Obituary: Shin'ichiro Nakamura
Monday 05 January 1998
It is incredible that a writer of such range and substance and with such superb literary gifts as Shin'ichiro Nakamura should be almost totally unknown outside Japan. When the Nobel Prize for Literature was awarded to a much lesser writer, Kenzaburo Oe, in 1994, my heart sank. I knew that no other Japanese writer would be considered for many years.
Nakamura was 79. Apart from a few brief extracts from his monumental opus that had appeared in Russian, Korean and Japanese-English little magazines, only his 1978 novel Natsu ("Summer") had been translated, into French, by the brave orientalising publisher Philippe Picquier, in the Unesco Representative Japanese Works Series. Without English translations his work was literally a closed book to the Nobel Prize Committee.
Nakamura was a modest man, little inclined to publicise himself. In his youth, he was apparently a great lover of women, and at the end of his days he was still writing obsessively about the sex life of the very old. He was endearingly unpompous, and cheerfully accepted any chance to make a little cash from his totally uncommercial pen: he would proudly joke about having collaborated in the scripting of the 1961 movie Mothra, the SF fantasy monster that battled with clumsy animation against Godzilla, Rodan, King Kong and all that tribe.
Nakamura studied French literature at Tokyo University, where he was enraptured by the prose of Gerard de Nerval, whose Les Filles du feu he was to translate in 1942. In the same year, with his friends Shuichi Kato - now Japan's leading literary critic - and the novelist and poet Takehiko Fukunaga, he founded the "Matinee poetique" group, whose aim was to introduce contemporary Western poetic styles and techniques. After the Second World War, they were joined by the left-wing novelist and critic Hiroshi Noma to publish an anthology of their poems and a Manifesto (1946) championing a renewal of the Japanese novel through study of European and American works.
The influence of Proust and the French roman fleuve but also of Joyce, Svevo, Kafka, Sartre and Faulkner was strong, and helped Nakamura develop a sophisticated style sometimes compared with Proust's. But the writer he always reminds me of is the "stream of consciousness" trailblazer Dorothy M. Richardson and her 12-volume novel Pilgrimage (1915-38).
Nakamura had not expected to survive the war and had started his first series of massive novels, regarding them as a testament. The first, Shi no Kage no moto ni ("Under the Shadow of Death", 1947), was followed by four others of equal length, ending with Nagai tabi no owari ("End of a Long Journey", 1952).
Nakamura returned to his interest in classical Japanese and Chinese literature with Ocho no Bungaku ("Literature of Dynasty", 1957), in which he explored the Heian Period (794-1185), discovering in it a surprising modernism of thought, sensibility and morals. He next analysed the Edo Period (1568- 1867) in his huge biography Rai-sanyo to sono jidai ("Rai-sanyo and His Times", 1971), the life of a 19th-century historian and poet.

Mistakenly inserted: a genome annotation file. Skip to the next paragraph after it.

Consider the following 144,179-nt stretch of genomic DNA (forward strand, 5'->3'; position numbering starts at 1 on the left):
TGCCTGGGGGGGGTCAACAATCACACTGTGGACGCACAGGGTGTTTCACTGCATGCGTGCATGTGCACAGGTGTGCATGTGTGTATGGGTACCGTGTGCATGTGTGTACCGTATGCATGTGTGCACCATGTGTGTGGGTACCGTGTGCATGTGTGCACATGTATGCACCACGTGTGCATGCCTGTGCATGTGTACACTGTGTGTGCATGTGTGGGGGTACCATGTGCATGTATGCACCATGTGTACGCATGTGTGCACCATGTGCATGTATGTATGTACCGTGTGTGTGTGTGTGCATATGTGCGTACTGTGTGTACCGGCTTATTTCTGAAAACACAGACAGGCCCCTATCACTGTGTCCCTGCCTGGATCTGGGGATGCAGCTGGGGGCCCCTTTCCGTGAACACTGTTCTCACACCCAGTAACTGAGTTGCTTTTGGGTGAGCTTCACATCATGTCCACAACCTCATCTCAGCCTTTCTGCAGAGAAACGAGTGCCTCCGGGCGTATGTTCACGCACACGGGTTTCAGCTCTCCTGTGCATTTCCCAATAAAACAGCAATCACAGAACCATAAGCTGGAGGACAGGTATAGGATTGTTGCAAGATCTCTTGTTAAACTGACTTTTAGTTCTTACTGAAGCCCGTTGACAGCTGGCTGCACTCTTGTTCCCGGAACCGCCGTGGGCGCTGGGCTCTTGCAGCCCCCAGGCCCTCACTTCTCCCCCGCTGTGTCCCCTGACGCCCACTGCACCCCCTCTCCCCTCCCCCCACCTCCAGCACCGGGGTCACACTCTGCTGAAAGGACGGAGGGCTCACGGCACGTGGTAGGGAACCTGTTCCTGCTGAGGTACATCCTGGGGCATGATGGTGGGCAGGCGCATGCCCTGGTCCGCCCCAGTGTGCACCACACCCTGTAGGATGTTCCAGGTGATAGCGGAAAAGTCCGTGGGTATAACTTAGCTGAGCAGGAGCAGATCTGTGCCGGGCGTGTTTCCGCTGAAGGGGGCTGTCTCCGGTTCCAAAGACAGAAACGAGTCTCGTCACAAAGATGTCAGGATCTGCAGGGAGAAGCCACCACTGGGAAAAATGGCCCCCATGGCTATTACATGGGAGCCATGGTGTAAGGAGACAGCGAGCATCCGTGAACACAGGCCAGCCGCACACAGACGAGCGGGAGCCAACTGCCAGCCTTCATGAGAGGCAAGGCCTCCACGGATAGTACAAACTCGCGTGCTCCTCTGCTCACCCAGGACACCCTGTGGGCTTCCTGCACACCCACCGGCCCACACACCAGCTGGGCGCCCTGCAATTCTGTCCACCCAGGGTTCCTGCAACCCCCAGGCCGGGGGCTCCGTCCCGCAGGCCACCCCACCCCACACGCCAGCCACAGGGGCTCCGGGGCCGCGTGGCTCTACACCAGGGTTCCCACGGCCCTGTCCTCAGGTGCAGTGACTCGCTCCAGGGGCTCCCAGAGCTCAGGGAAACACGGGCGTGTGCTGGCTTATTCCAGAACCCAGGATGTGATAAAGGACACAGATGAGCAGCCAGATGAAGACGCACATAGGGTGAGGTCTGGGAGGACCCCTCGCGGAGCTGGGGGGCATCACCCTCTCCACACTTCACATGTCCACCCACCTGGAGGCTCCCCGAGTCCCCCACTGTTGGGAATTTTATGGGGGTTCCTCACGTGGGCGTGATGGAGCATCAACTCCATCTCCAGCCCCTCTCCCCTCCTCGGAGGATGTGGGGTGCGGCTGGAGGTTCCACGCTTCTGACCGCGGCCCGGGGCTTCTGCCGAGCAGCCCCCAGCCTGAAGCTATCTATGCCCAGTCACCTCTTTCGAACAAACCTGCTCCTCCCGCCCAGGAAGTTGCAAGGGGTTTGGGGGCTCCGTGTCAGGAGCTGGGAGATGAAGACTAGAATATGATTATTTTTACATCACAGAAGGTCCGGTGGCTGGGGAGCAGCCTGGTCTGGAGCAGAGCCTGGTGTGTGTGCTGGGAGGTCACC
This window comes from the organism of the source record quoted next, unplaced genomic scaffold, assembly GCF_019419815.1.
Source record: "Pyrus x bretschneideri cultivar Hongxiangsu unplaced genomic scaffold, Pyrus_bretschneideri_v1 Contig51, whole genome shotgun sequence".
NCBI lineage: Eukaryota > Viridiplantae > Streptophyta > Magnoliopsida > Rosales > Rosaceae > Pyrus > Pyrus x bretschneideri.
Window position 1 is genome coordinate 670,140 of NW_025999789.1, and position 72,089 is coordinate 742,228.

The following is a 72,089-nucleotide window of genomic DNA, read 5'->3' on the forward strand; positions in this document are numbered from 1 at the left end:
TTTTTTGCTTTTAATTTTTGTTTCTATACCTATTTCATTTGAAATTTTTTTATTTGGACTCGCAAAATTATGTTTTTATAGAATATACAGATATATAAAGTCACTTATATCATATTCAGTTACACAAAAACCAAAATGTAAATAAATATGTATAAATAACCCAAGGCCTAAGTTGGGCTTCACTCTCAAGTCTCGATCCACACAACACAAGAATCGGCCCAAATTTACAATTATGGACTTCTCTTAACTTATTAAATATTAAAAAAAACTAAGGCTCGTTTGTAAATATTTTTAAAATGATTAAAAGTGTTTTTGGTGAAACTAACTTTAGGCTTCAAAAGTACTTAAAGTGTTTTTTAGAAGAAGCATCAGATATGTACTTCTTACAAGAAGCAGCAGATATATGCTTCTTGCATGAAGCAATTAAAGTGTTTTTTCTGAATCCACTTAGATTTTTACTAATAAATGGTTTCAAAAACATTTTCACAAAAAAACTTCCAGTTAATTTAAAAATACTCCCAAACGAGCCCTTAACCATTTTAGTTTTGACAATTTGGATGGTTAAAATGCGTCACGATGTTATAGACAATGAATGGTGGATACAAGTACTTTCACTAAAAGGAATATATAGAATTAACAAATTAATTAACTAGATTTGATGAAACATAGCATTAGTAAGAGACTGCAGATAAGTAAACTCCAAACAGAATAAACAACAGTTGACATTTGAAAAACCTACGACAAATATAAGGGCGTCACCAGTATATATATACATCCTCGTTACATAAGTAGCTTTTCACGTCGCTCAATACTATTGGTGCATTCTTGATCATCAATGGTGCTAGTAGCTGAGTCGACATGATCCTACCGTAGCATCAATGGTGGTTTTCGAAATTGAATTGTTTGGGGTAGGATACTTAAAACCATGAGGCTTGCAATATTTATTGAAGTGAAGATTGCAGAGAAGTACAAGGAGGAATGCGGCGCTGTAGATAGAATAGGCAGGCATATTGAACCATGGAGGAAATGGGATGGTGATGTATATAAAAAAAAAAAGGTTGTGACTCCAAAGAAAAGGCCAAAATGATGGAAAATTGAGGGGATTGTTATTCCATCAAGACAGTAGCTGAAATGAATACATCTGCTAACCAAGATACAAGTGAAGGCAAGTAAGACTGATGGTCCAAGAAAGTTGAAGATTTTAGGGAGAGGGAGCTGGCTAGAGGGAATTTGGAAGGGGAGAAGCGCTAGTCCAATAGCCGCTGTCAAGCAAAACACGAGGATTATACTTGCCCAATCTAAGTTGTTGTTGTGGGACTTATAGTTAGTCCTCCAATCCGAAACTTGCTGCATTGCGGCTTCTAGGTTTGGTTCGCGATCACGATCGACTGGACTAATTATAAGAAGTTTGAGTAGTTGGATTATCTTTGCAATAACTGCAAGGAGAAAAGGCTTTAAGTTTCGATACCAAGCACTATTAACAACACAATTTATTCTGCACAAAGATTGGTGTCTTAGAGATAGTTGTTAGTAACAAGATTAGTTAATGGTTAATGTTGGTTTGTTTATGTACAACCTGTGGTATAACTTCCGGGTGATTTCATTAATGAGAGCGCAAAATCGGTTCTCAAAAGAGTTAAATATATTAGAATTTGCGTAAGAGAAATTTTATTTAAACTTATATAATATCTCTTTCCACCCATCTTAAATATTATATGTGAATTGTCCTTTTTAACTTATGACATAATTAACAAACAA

But his series of expansive novels continued to flow: Kuchu Teien ("Hanging Gardens", 1963), and Kumo no yukiki ("Passing Clouds", 1966) and a new epic cycle, Shiki ("Seasons"), a tetralogy whose broadly meandering 600- page second volume, Natsu, is his only translated work. Its main theme is no less than a leisurely, dream-like exploration of the whole of human consciousness, employing, in the author's words,
a realism that is not external (based in observation and depiction of the world around us), but internal - a realism representing facts and things that have already been projected within my subconscious.
It is a deeply introspective approach, based on what Nakamura calls his "mania", an obsession with existential difficulties:
This mania for introspection has become with me a reflex of the same order as the taking of my pulse.
When he turned 40, Nakamura passed through a personal crisis. In his novel, a friend advises him to "take a cure of alcohol and sex" that sends him down into Hades, like Dante conducted by Virgil around the select private clubs of the capital. His Beatrice is "Badgerette" (a sly dig perhaps at Simone de Beauvoir, whose friends called her "Badger") - who queens it over a pseudo- intellectual Salon Noir and its teams of de luxe prostitutes.
By present-day standards, this sexual hell seems rather tame, but it is convincingly evoked in Nakamura's fragmented visions. There is character analysis of great subtlety, in the manner of Proust, but enriched by essential native elements from Heian culture and the Buddhist themes of reincarnation and predestination, in what the author calls "a multistratification of consciousness".
Shin'ichiro Nakamura was unclassifiable, and this accounts for his neglect by our literary fusspots who like everyone to fit into their neat little arrangements. Like many in Japan today, he insisted that he should be given no funeral. (He had died suddenly after lunching with his old friend Shuichi Kato.) He asked to be disposed of "without name, without nationality" and with only the words pacem nobis aeternam on his monument. He wrote this "death haiku": "Roses and lilies / - perfume evening shadows / on the road to the dead!"
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